Major trade associations from the hospitality and travel sector have joined forces to launch the Hospitality and Tourism Action Group to pressure the government to modify its new points-based immigration bill to avoid staff shortages.
As part of the new pan-industry alliance, bodies including UKHospitality, ABTA, UKInbound, the British Beer and Pub Association (BBPA), Tourism Alliance and the European Tour Operators Association (ETOA) have written an open letter to the Prime Minister. It warns that the sector's growth, which it reports is growing faster than the rest of the UK economy, is at risk if the workforce does not keep up with global demand.
The open letter reads: "It is vitally important the Government avoids disrupting the hospitality and tourism workforce in a way that risks deterring planned investments and limiting future growth. The reality is that the hospitality and tourism sector is already dealing with staff shortages. These are particularly acute in certain sectors. For example, in hospitality, at any given time there are an estimated 128,000 unfilled job vacancies, and certain regions and nations of the UK also face particularly challenging circumstances when seeking to attract and retain staff."
The action group asks that foreign languages are included as a tradeable asset on the points-based system and that regional points variations to match differences in the UK labour market be allowed. It also petitions for the Youth Mobility Scheme (YMS), which allows foreign nationals to study and work in the UK, to include EU countries on a reciprocal basis.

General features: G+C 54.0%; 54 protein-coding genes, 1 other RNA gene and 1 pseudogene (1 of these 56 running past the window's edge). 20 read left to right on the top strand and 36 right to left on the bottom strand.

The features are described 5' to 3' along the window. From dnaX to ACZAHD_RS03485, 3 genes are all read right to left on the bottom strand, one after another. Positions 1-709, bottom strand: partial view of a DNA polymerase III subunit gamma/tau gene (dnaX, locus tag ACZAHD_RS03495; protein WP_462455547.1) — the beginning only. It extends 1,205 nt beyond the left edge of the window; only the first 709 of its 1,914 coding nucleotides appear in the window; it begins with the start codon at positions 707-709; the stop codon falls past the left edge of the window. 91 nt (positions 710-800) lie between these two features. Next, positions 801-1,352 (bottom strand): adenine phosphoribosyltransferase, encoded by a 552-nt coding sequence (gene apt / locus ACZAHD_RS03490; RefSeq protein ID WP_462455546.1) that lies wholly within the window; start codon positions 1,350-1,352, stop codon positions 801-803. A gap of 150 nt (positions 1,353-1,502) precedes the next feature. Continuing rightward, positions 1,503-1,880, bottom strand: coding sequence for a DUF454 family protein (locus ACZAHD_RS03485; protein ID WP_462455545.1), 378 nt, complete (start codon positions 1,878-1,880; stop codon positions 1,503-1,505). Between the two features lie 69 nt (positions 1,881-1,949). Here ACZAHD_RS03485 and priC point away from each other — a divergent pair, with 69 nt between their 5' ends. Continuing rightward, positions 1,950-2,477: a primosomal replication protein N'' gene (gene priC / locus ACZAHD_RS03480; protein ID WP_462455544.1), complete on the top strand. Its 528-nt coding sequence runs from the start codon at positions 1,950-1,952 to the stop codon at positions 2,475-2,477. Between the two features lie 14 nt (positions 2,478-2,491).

It wants mandatory regular reviews of the ‘shortage occupation list', which tracks workforce shortages, to enable a responsive approach to regional labour needs. The group is also asking the Government to lower qualification requirements for sectors where there is a skills shortage, for firm guidance for business and SMEs on how to initiate tier-2 visa sponsorship at reduced costs and that the application process be digitised for efficiency and cost savings.
Kate Nicholls (pictured), spokesperson for the action group and chief executive of UKHospitality, said: "The hospitality and tourism industry is uniquely placed to support the UK's goals – developing 'global Britain'; ‘levelling up' across the whole country; and building an industrial strategy with increasing productivity levels.
"The industry is already making significant investment into skills training, recruitment and retention of staff, with commitments to create 30,000 new apprenticeships and 10,000 mentoring places every year by 2025. But the sector is already suffering from staffing shortages. That's why we're calling on Government to give businesses support and time to adapt to the new immigration regime. The future immigration policy could exacerbate existing shortage further, particularly in tourism hot spots."